Dec 1, 2023Liked by Kent Beck

After reading the blog, I realized that Cloud Native is primarily associated with irreversibility.

Expand full comment

How so?

Expand full comment

It appears that the concept of CloudNative lacks a precise definition. According to the Cloud Native Computing Foundation (CNCF): "Cloud native technologies empower organizations to build and run scalable applications in modern, dynamic environments such as public, private, and hybrid clouds. These techniques enable loosely coupled systems that are resilient, manageable, and observable. Combined with robust automation, they allow engineers to make high-impact changes frequently and predictably with minimal toil.”

The scalability of applications necessitates the irreversibility of both deployment and execution.

Resilience pertains to the recovery from temporary errors or resource unavailability, while the ability to make frequent, high-impact changes implies the reversibility of the deployment process.

Looking at the 12 factors, I add my comments according to four distinct heads:

Codebase - One codebase tracked in revision control, many deploys.

- States: Minimize the states of deployments, ensuring consistency across various deployment instances.

Dependencies - Explicitly declare and isolate dependencies.

- Interdependencies: Recognize and manage interdependencies

Configuration - Store configuration in the environment.

- States: so the environment configuration is immutable

Backing Services - Treat backing services as attached resources.

- Interdependencies: enforce public standard interactions

- States: a resource is either exist or non-exist

- Irreversibility: circuit breaker , retries is about recover from the fault satuation

Build, release, run - Strictly separate build and run stages.

- States: Similar to Division of labor in Ford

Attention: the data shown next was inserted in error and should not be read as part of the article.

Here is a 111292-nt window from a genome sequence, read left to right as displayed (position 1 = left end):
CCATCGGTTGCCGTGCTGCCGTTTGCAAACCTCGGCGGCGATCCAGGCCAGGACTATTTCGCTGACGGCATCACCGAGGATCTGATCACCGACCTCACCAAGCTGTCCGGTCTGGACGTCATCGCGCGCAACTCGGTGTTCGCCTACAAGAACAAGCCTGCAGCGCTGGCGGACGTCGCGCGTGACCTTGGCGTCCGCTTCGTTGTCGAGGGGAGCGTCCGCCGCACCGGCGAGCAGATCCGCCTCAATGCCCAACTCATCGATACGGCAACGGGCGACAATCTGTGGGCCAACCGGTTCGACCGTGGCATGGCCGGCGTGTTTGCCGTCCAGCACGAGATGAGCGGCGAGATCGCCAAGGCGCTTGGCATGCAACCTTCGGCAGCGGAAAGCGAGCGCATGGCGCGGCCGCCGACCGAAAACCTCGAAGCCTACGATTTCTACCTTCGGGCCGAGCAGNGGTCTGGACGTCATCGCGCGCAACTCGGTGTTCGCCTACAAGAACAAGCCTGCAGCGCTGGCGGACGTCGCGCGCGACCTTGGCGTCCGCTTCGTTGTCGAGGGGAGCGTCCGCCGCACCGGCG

Processes - Execute the app as one or more stateless processes.

- States: Implement stateless processes to simplify application management and ensure consistency.

Port binding - Export services via port binding.

- Interdependencies: enforce public standard interactions

Concurrency - Scale out via the process model.

- States: requires stateless, share nothing design

Dev/prod parity - Keep development, staging, and production as similar as possible.

- Uncertainty: Mitigate uncertainty

Logs - Treat logs as event streams.

- Maybe not directly related to the 4 heads

Admin processes - Run admin/management tasks as one-off processes.

- States: manage the admin process as code so the state change is immutable

After the review, I might mean to say resilience/zero-downtime is about Irreversibility

Expand full comment

I think of a complex system as one for which the outputs are _incongruent_ with the inputs. That is to say: it's impossible to attribute outputs or outcomes to the interactions among and between inputs within the system. A system can be made _less_ complex by understanding and modeling interactions therein. Describing a system as complex doesn't imply sophistication; rather, it's a bad thing and should be addressed.

Expand full comment

Wouldn’t it be great if the people using the system could decide to reverse or opt-out of some new feature that public web companies provide?